- H. Meyssamy, K. Riwotzki, A. Kornowski, S. Naused, and M. Haase, “Wet-chemical synthesis of doped colloidal nanomaterials: particles and fibers of LaPO4:Eu, LaPO4:Ce, and LaPO4:Ce,Tb,” Advanced Materials, vol. 11, no. 10, pp. 840–844, 1999.
- J. W. Stouwdam and F. C. J. M. van Veggel, “Near-infrared emission of redispersible Er3+, Nd3+, and Ho3+ doped LaF3 nanoparticles,” Nano Letters, vol. 2, no. 7, pp. 733–737, 2002.
- K. Riwotzki, H. Meyssamy, H. Schnablegger, A. Kornowski, and M. Haase, “Liquid-phase synthesis of colloids and redispersible powders of strongly luminescing LaPO4:Ce,Tb nanocrystals,” Angewandte Chemie International Edition, vol. 40, no. 3, pp. 573–576, 2001.
- W. Li and J. Lee, “Microwave-assisted sol-gel synthesis and photoluminescence characterization of LaPO4:Eu3+,Li+ nanophosphors,” Journal of Physical Chemistry C, vol. 112, no. 31, pp. 11679–11684, 2008.
- J. W. Stouwdam, Lanthanide-doped nanoparticles as the active optical medium in polymer-based devices, Ph.D. thesis, University of Twente, 2004.
- E. Sluzky and K. Hesse, “Electrophoretic preparation of phosphor screens,” Journal of the Electrochemical Society, vol. 136, pp. 2724–2727, 1989.
- J. B. Talbot, E. Sluzky, and S. K. Kurinec, “Electrophoretic deposition of monochrome and color phosphor screens for information displays,” Journal of Materials Science, vol. 39, no. 3, pp. 771–778, 2004.
- M. A. Santana-Aranda and M. Meléndez-Lira, “Screen printed films, structural and optical characterization,” Applied Surface Science, vol. 175-176, pp. 538–542, 2001.
- M. B. Korzenski, P. Lecoeur, B. Mercey, and B. Raveau, “Nd:YVO4 thin films grown by pulsed laser deposition: effects of temperature and pressure on the grain morphology and microstructure,” Chemistry of Materials, vol. 13, no. 5, pp. 1545–1551, 2001.
- P. Lecoeur, M. B. Korzenski, A. Ambrosini, B. Mercey, P. Camy, and J. L. Doualan, “Growth of Er:Y2O3 thin films by pulsed laser ablation from metallic targets,” Applied Surface Science, vol. 186, no. 1–4, pp. 403–407, 2002.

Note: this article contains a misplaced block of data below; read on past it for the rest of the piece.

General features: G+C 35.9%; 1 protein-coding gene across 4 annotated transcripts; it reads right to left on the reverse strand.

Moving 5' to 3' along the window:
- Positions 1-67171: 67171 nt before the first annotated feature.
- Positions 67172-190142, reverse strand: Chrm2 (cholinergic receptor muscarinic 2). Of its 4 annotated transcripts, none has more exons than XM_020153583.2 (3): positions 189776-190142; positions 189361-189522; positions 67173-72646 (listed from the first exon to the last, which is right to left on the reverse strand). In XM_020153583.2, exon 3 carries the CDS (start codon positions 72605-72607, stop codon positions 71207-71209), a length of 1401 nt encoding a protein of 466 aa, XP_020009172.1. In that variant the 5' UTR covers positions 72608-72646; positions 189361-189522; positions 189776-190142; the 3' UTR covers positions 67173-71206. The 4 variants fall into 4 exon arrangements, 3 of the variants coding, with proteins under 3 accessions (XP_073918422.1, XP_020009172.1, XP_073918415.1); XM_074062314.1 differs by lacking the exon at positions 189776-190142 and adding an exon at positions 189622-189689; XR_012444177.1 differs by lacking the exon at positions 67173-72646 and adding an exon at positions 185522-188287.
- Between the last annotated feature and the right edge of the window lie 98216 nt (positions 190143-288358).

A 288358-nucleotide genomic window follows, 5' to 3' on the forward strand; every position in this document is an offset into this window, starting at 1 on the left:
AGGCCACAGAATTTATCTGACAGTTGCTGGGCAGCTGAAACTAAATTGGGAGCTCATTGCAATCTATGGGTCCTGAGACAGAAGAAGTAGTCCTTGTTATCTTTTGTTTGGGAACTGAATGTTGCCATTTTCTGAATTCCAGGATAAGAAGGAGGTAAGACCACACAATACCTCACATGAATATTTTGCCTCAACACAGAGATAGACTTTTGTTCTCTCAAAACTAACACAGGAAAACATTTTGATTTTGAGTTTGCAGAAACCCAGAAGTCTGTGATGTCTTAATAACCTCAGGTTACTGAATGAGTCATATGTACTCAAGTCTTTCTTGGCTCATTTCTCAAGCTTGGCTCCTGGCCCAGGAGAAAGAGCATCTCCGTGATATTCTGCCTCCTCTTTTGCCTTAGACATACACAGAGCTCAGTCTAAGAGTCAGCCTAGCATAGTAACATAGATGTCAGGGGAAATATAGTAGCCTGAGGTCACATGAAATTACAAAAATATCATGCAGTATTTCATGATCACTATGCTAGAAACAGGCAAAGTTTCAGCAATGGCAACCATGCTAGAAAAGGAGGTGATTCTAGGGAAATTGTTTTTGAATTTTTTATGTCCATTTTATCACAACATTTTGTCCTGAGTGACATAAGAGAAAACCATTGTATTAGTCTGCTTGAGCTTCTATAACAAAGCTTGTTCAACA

- E. W. Bohannan, X. Gao, K. R. Gaston, C. D. Doss, C. Sotiriou-Leventis, and N. Leventis, “Photolithographic patterning and doping of silica xerogel films,” Journal of Sol-Gel Science and Technology, vol. 23, no. 3, pp. 235–245, 2002.
- M. Yu, J. Lin, Z. Wang et al., “Fabrication, patterning, and optical properties of nanocrystalline YVO4:A (A = Eu3+, Dy3+, Sm3+, Er3+) phosphor films via sol-gel soft lithography,” Chemistry of Materials, vol. 14, no. 5, pp. 2224–2231, 2002.
- Y. Xia and G. M. Whitesides, “Soft lithography,” Angewandte Chemie International Edition, vol. 37, no. 5, pp. 550–575, 1998.
- D. Pisignano, M. F. Raganato, L. Persano et al., “The luminescence quantum yield of organic one-dimensional periodic nanostructures,” Nanotechnology, vol. 15, no. 8, pp. 953–957, 2004.
- X. M. Han, J. Lin, J. Fu et al., “Fabrication, patterning and luminescence properties of X2-Y2SiO5:A (A=Eu3+, Tb3+, Ce3+) phosphor films via sol-gel soft lithography,” Solid State Sciences, vol. 6, no. 4, pp. 349–355, 2004.
- E. Kim, Y. Xia, and G. M. Whitesides, “Micromolding in capillaries: applications in materials science,” Journal of the American Chemical Society, vol. 118, no. 24, pp. 5722–5731, 1996.
- X. M. Zhao, Y. Xia, and G. M. Whitesides, “Fabrication of three-dimensional micro-structures: microtransfer molding,” Advanced Materials, vol. 8, no. 10, pp. 837–840, 1996.
- K. Riwotzki, H. Meyssamy, A. Kornowski, and M. Haase, “Liquid-phase synthesis of doped nanoparticles: colloids of luminescing LaPO4:Eu and CePO4:Tb particles with a narrow particle size distribution,” Journal of Physical Chemistry B, vol. 104, no. 13, pp. 2824–2828, 2000.
- S. U. Khan, O. F. Göbel, J. E. ten Elshof, and D. H. A. Blank, “Patterning lead zirconate titanate nanostructures at sub-200-nm resolution by soft confocal imprint lithography and nanotransfer molding,” ACS Applied Materials & Interfaces, vol. 1, no. 10, pp. 2250–2255, 2009.
- C. R. Martin and I. A. Aksay, “Topographical evolution of lead zirconate titanate (PZT) thin films patterned by micromolding in capillaries,” Journal of Physical Chemistry B, vol. 107, no. 18, pp. 4261–4268, 2003.
Copyright © 2012 Sajid U. Khan and Johan E. ten Elshof. This is an open access article distributed under the Creative Commons Attribution License, which permits unrestricted use, distribution, and reproduction in any medium, provided the original work is properly cited.